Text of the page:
Roughnecks Player Representing Cultural Background


Friday, June 26th 2015, 12:10 am
By: News On 6


The Roughnecks were home Thursday night as they faced the defending league champions, Sacramento Republic FC, and in the starting 11 they'll feature a player who's had success on an international level.

Mason Grimes has suited up for some important games for the Roughnecks, the defender's part of a tough back line domestically, but Grimes also has an international duty to uphold.

"The people there are just so happy and grateful I play for them and it's just an awesome feeling and a great experience representing the country of Guam," he said.

Grimes is the only player on the Roughnecks to play for his national team, Guam.

For a tiny Pacific island, they're an underdog in World Cup qualifying, but so far, they've defeated Turkmenistan and in the ultimate David vs. Goliath match they beat India - a country of over 1 billion people.

"They can't go to a big sporting event, so these games that we had were like the biggest sporting events that we ever had on the island. So for us to go in front of the home crowd is unbelievable," Grimes said.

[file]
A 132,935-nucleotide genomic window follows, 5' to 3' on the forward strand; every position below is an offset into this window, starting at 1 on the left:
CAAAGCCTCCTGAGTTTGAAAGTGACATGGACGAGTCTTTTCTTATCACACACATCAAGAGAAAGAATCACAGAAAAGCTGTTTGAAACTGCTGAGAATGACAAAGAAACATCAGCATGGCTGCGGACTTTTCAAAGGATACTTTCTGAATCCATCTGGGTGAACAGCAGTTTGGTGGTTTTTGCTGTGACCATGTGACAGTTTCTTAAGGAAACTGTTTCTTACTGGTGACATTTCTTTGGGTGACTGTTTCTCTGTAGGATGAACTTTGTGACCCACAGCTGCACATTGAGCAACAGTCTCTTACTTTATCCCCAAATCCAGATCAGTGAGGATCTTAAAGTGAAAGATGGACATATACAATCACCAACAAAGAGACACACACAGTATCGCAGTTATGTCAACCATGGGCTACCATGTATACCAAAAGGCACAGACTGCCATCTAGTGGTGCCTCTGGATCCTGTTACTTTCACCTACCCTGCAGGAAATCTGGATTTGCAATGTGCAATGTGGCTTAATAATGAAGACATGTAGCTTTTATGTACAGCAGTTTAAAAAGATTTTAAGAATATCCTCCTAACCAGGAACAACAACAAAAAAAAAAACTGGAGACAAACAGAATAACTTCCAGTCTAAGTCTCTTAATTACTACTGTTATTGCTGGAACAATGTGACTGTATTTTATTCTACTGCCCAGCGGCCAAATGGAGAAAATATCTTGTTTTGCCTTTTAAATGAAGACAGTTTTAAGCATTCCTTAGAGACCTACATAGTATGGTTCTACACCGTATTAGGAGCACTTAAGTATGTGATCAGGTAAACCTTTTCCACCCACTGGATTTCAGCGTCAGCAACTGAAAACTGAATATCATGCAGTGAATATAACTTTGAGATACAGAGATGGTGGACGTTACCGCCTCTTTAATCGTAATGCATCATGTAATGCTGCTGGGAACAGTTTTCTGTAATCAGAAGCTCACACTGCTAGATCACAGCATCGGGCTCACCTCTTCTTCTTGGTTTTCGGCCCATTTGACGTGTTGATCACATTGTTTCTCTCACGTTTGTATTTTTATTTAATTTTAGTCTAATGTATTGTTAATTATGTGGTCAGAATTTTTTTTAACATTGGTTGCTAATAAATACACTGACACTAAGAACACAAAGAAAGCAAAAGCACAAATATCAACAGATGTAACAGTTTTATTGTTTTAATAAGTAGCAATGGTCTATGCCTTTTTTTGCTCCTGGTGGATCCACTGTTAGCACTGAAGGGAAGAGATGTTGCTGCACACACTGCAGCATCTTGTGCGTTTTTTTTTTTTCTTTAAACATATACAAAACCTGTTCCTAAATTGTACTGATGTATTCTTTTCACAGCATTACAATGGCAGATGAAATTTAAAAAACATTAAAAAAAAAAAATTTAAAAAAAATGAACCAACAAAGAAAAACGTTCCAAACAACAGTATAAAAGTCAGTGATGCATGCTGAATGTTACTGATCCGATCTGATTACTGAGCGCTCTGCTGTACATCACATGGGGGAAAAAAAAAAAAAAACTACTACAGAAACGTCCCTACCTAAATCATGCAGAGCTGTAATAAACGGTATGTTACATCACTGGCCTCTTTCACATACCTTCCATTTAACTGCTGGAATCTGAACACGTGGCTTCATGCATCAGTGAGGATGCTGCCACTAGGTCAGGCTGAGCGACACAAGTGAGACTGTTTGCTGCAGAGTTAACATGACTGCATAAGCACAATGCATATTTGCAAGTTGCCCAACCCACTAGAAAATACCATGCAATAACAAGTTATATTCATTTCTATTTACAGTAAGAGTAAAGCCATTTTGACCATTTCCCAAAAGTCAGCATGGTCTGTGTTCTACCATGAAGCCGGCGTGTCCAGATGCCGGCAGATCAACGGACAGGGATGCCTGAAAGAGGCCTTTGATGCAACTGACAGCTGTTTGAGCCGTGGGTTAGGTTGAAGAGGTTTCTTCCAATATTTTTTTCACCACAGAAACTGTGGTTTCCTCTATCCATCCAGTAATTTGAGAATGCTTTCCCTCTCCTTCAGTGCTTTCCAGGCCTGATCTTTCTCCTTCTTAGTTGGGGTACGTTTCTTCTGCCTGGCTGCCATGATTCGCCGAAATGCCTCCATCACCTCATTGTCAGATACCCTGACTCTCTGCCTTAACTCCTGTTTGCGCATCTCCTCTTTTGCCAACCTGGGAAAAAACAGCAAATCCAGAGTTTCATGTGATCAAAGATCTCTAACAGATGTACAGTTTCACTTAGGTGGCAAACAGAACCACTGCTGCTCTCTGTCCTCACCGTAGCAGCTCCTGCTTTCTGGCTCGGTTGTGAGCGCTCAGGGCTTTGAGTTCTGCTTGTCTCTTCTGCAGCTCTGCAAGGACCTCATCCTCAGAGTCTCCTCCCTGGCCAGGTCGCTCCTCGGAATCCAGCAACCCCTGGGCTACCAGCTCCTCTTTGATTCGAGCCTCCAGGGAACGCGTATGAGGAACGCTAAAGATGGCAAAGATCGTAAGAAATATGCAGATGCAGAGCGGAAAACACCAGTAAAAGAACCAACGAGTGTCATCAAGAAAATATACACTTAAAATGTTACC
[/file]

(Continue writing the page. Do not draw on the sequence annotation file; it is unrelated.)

Grimes said the success is due to Guam just selecting players living on the island, to reaching out to those with Guamanian heritage, including a player like Mason.

You see, he wasn't born in Guam, he was born in California. So just how is he eligible for Guam? Turns out FIFA rules allow you to play for your place birth or your parents place of birth, or your grandparents place of birth.

Take some News On 6 examples: Terry Hood could play for the US or Venezuela, I could play for the US, Barbados or the Virgin Islands.

"Starting back in college I was kind of joking around that I would play for the Guam national team and then I did the research and found out I was eligible," said Grimes.

But it's experience that's allowed him to play in countries like Iran and India, and learn more about his heritage while representing them.

"My grandmother was born there, so to go back and kind of understand my history of where I came from just means a lot to me."